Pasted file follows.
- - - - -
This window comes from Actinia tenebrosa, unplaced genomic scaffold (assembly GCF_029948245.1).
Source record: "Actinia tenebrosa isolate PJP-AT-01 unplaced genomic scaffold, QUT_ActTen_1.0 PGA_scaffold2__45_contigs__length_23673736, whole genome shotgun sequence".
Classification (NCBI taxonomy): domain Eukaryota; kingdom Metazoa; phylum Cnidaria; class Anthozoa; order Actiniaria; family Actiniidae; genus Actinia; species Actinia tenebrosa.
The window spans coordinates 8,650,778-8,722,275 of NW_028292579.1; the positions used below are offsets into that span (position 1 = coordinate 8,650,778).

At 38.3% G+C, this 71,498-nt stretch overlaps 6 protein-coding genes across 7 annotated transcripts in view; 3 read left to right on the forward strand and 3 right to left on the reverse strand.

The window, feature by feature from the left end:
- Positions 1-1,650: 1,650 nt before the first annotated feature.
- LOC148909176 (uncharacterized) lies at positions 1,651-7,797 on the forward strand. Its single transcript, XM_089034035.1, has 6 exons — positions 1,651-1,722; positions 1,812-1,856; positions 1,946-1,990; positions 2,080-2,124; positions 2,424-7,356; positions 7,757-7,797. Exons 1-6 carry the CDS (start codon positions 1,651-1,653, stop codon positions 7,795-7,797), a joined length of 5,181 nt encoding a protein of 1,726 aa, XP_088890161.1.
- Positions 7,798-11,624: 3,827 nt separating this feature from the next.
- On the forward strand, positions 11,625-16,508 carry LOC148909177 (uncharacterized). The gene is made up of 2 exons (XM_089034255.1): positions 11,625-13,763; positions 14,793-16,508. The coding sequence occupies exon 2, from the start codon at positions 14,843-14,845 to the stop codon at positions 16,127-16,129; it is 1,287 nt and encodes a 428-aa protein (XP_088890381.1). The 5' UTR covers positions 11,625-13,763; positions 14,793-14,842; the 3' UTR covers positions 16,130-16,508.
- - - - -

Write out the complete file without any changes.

This window comes from Actinia tenebrosa, unplaced genomic scaffold (assembly GCF_029948245.1).
Source record: "Actinia tenebrosa isolate PJP-AT-01 unplaced genomic scaffold, QUT_ActTen_1.0 PGA_scaffold2__45_contigs__length_23673736, whole genome shotgun sequence".
Classification (NCBI taxonomy): domain Eukaryota; kingdom Metazoa; phylum Cnidaria; class Anthozoa; order Actiniaria; family Actiniidae; genus Actinia; species Actinia tenebrosa.
The window spans coordinates 8,650,778-8,722,275 of NW_028292579.1; the positions used below are offsets into that span (position 1 = coordinate 8,650,778).

At 38.3% G+C, this 71,498-nt stretch overlaps 6 protein-coding genes across 7 annotated transcripts in view; 3 read left to right on the forward strand and 3 right to left on the reverse strand.

The window, feature by feature from the left end:
- Positions 1-1,650: 1,650 nt before the first annotated feature.
- LOC148909176 (uncharacterized) lies at positions 1,651-7,797 on the forward strand. Its single transcript, XM_089034035.1, has 6 exons — positions 1,651-1,722; positions 1,812-1,856; positions 1,946-1,990; positions 2,080-2,124; positions 2,424-7,356; positions 7,757-7,797. Exons 1-6 carry the CDS (start codon positions 1,651-1,653, stop codon positions 7,795-7,797), a joined length of 5,181 nt encoding a protein of 1,726 aa, XP_088890161.1.
- Positions 7,798-11,624: 3,827 nt separating this feature from the next.
- On the forward strand, positions 11,625-16,508 carry LOC148909177 (uncharacterized). The gene is made up of 2 exons (XM_089034255.1): positions 11,625-13,763; positions 14,793-16,508. The coding sequence occupies exon 2, from the start codon at positions 14,843-14,845 to the stop codon at positions 16,127-16,129; it is 1,287 nt and encodes a 428-aa protein (XP_088890381.1). The 5' UTR covers positions 11,625-13,763; positions 14,793-14,842; the 3' UTR covers positions 16,130-16,508.